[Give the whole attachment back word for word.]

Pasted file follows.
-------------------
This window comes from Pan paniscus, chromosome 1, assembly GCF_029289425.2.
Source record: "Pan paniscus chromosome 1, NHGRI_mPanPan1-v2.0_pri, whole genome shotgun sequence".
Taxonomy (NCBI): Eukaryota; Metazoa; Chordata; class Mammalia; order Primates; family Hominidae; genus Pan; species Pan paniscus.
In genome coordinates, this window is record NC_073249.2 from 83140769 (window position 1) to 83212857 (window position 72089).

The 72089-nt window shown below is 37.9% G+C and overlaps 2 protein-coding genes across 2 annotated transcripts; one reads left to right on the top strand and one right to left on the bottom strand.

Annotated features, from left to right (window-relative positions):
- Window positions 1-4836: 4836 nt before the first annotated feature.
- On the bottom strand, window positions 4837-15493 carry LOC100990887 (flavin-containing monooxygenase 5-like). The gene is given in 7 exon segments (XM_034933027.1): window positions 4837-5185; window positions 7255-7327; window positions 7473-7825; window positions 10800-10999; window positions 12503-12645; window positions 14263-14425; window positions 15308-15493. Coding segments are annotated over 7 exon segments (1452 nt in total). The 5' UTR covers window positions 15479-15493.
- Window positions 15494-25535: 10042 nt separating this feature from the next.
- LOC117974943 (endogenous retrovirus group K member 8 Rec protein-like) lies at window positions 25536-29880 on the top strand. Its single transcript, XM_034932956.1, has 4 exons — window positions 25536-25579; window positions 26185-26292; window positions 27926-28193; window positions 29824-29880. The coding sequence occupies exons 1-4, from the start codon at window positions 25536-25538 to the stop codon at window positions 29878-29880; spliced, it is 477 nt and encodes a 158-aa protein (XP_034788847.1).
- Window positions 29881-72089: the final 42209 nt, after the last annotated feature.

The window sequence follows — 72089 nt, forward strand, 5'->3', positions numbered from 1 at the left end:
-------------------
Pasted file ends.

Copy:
This window comes from Pan paniscus, chromosome 1, assembly GCF_029289425.2.
Source record: "Pan paniscus chromosome 1, NHGRI_mPanPan1-v2.0_pri, whole genome shotgun sequence".
Taxonomy (NCBI): Eukaryota; Metazoa; Chordata; class Mammalia; order Primates; family Hominidae; genus Pan; species Pan paniscus.
In genome coordinates, this window is record NC_073249.2 from 83140769 (window position 1) to 83212857 (window position 72089).

The 72089-nt window shown below is 37.9% G+C and overlaps 2 protein-coding genes across 2 annotated transcripts; one reads left to right on the top strand and one right to left on the bottom strand.

Annotated features, from left to right (window-relative positions):
- Window positions 1-4836: 4836 nt before the first annotated feature.
- On the bottom strand, window positions 4837-15493 carry LOC100990887 (flavin-containing monooxygenase 5-like). The gene is given in 7 exon segments (XM_034933027.1): window positions 4837-5185; window positions 7255-7327; window positions 7473-7825; window positions 10800-10999; window positions 12503-12645; window positions 14263-14425; window positions 15308-15493. Coding segments are annotated over 7 exon segments (1452 nt in total). The 5' UTR covers window positions 15479-15493.
- Window positions 15494-25535: 10042 nt separating this feature from the next.
- LOC117974943 (endogenous retrovirus group K member 8 Rec protein-like) lies at window positions 25536-29880 on the top strand. Its single transcript, XM_034932956.1, has 4 exons — window positions 25536-25579; window positions 26185-26292; window positions 27926-28193; window positions 29824-29880. The coding sequence occupies exons 1-4, from the start codon at window positions 25536-25538 to the stop codon at window positions 29878-29880; spliced, it is 477 nt and encodes a 158-aa protein (XP_034788847.1).
- Window positions 29881-72089: the final 42209 nt, after the last annotated feature.

The window sequence follows — 72089 nt, forward strand, 5'->3', positions numbered from 1 at the left end: